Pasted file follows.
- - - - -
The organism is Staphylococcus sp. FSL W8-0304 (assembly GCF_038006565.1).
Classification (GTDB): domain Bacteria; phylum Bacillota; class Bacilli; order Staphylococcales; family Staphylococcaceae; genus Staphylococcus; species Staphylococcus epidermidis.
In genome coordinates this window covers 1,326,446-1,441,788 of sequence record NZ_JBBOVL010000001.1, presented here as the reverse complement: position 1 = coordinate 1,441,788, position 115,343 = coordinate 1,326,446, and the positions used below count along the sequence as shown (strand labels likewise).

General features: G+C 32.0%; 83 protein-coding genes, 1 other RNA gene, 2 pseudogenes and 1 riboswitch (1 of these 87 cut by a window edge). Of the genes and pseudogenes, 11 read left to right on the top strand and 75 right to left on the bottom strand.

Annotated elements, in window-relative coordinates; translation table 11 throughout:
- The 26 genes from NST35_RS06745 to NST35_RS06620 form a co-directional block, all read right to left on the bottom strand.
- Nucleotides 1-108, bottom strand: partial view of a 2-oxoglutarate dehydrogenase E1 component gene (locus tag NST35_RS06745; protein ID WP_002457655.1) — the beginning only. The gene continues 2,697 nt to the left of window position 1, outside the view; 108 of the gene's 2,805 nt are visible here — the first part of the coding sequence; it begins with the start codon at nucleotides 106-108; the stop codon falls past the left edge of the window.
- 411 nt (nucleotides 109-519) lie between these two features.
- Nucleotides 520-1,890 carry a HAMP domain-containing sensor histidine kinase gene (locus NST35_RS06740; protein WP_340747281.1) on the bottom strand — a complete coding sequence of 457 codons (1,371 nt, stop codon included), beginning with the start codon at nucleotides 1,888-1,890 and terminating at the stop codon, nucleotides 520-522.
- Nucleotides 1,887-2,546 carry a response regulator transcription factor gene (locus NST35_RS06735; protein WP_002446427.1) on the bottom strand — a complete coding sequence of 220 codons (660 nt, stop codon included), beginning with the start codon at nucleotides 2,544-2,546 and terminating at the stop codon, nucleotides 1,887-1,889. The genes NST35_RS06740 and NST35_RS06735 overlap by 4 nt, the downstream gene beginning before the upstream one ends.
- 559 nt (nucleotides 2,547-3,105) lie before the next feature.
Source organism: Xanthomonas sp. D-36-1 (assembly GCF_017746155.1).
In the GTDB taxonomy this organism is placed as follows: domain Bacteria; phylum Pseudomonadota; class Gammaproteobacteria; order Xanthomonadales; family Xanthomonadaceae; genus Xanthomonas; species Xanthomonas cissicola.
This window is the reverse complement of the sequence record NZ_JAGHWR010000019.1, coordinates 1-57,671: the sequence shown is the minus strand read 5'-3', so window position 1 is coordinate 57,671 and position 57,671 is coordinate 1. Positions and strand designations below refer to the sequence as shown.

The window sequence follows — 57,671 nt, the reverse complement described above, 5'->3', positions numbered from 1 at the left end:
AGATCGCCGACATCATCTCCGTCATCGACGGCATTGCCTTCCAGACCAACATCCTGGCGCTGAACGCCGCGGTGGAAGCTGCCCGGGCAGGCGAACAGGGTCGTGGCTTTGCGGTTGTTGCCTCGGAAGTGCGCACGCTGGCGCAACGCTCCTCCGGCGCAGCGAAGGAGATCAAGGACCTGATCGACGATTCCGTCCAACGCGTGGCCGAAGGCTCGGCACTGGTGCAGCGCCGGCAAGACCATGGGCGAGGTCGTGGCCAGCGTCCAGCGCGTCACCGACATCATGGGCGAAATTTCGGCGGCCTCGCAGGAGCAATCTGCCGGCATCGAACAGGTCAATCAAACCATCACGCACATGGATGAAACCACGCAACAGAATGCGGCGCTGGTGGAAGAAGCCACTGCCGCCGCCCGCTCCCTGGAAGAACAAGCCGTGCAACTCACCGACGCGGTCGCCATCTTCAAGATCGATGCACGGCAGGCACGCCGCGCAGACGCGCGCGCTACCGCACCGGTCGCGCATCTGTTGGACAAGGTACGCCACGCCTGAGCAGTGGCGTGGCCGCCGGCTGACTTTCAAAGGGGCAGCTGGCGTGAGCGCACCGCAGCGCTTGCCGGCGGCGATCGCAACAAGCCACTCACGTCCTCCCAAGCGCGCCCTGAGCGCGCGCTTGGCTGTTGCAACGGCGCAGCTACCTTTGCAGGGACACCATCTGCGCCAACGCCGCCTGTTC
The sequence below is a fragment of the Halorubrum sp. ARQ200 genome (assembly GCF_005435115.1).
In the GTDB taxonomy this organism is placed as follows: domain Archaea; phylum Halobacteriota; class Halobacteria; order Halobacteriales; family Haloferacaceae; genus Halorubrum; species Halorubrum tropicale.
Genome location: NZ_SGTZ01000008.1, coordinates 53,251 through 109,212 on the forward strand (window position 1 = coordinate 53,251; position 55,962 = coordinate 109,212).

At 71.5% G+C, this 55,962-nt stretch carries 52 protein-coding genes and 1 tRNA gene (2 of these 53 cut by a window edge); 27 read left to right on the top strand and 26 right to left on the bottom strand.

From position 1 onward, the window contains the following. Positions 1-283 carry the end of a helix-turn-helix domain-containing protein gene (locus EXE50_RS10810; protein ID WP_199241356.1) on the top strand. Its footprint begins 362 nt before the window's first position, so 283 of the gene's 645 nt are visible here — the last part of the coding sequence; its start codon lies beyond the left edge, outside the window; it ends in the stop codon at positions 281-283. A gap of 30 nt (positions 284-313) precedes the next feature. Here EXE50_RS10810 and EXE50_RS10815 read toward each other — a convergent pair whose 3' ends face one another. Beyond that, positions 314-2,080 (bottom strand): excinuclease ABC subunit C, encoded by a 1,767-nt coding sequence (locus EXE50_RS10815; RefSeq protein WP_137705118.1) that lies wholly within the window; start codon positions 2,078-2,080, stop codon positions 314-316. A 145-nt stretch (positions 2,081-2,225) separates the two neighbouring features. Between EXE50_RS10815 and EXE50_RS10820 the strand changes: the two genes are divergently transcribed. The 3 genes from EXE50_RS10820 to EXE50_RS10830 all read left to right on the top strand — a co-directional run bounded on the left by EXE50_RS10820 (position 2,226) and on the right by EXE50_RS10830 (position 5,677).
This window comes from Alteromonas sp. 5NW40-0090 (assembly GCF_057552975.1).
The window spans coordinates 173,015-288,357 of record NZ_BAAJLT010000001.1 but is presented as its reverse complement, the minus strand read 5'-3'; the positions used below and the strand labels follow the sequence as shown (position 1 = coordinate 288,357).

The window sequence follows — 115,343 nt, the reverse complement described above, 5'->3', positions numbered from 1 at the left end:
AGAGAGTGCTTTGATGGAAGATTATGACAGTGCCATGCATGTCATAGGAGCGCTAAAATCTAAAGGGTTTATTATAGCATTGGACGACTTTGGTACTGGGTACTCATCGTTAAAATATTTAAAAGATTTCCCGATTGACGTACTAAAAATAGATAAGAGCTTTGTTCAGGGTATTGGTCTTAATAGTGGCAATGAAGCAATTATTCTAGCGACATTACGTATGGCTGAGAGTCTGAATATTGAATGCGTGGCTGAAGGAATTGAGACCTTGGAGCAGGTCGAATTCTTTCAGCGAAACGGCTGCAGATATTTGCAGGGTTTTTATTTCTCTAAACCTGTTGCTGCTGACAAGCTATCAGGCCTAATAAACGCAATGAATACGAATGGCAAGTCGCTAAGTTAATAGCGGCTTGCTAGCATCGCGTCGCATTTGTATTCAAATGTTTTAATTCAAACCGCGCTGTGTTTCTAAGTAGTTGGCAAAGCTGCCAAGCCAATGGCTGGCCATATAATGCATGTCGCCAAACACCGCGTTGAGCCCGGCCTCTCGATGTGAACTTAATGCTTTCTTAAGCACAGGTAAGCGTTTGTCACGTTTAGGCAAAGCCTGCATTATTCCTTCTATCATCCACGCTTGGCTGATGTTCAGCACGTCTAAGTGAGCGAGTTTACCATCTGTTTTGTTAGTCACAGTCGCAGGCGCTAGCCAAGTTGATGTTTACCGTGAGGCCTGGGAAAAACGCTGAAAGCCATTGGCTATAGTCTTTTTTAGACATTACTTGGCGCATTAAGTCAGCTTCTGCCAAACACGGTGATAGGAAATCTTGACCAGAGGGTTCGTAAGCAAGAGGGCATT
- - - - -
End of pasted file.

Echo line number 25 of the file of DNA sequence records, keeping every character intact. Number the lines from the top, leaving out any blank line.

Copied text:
AGAGAGTGCTTTGATGGAAGATTATGACAGTGCCATGCATGTCATAGGAGCGCTAAAATCTAAAGGGTTTATTATAGCATTGGACGACTTTGGTACTGGGTACTCATCGTTAAAATATTTAAAAGATTTCCCGATTGACGTACTAAAAATAGATAAGAGCTTTGTTCAGGGTATTGGTCTTAATAGTGGCAATGAAGCAATTATTCTAGCGACATTACGTATGGCTGAGAGTCTGAATATTGAATGCGTGGCTGAAGGAATTGAGACCTTGGAGCAGGTCGAATTCTTTCAGCGAAACGGCTGCAGATATTTGCAGGGTTTTTATTTCTCTAAACCTGTTGCTGCTGACAAGCTATCAGGCCTAATAAACGCAATGAATACGAATGGCAAGTCGCTAAGTTAATAGCGGCTTGCTAGCATCGCGTCGCATTTGTATTCAAATGTTTTAATTCAAACCGCGCTGTGTTTCTAAGTAGTTGGCAAAGCTGCCAAGCCAATGGCTGGCCATATAATGCATGTCGCCAAACACCGCGTTGAGCCCGGCCTCTCGATGTGAACTTAATGCTTTCTTAAGCACAGGTAAGCGTTTGTCACGTTTAGGCAAAGCCTGCATTATTCCTTCTATCATCCACGCTTGGCTGATGTTCAGCACGTCTAAGTGAGCGAGTTTACCATCTGTTTTGTTAGTCACAGTCGCAGGCGCTAGCCAAGTTGATGTTTACCGTGAGGCCTGGGAAAAACGCTGAAAGCCATTGGCTATAGTCTTTTTTAGACATTACTTGGCGCATTAAGTCAGCTTCTGCCAAACACGGTGATAGGAAATCTTGACCAGAGGGTTCGTAAGCAAGAGGGCATT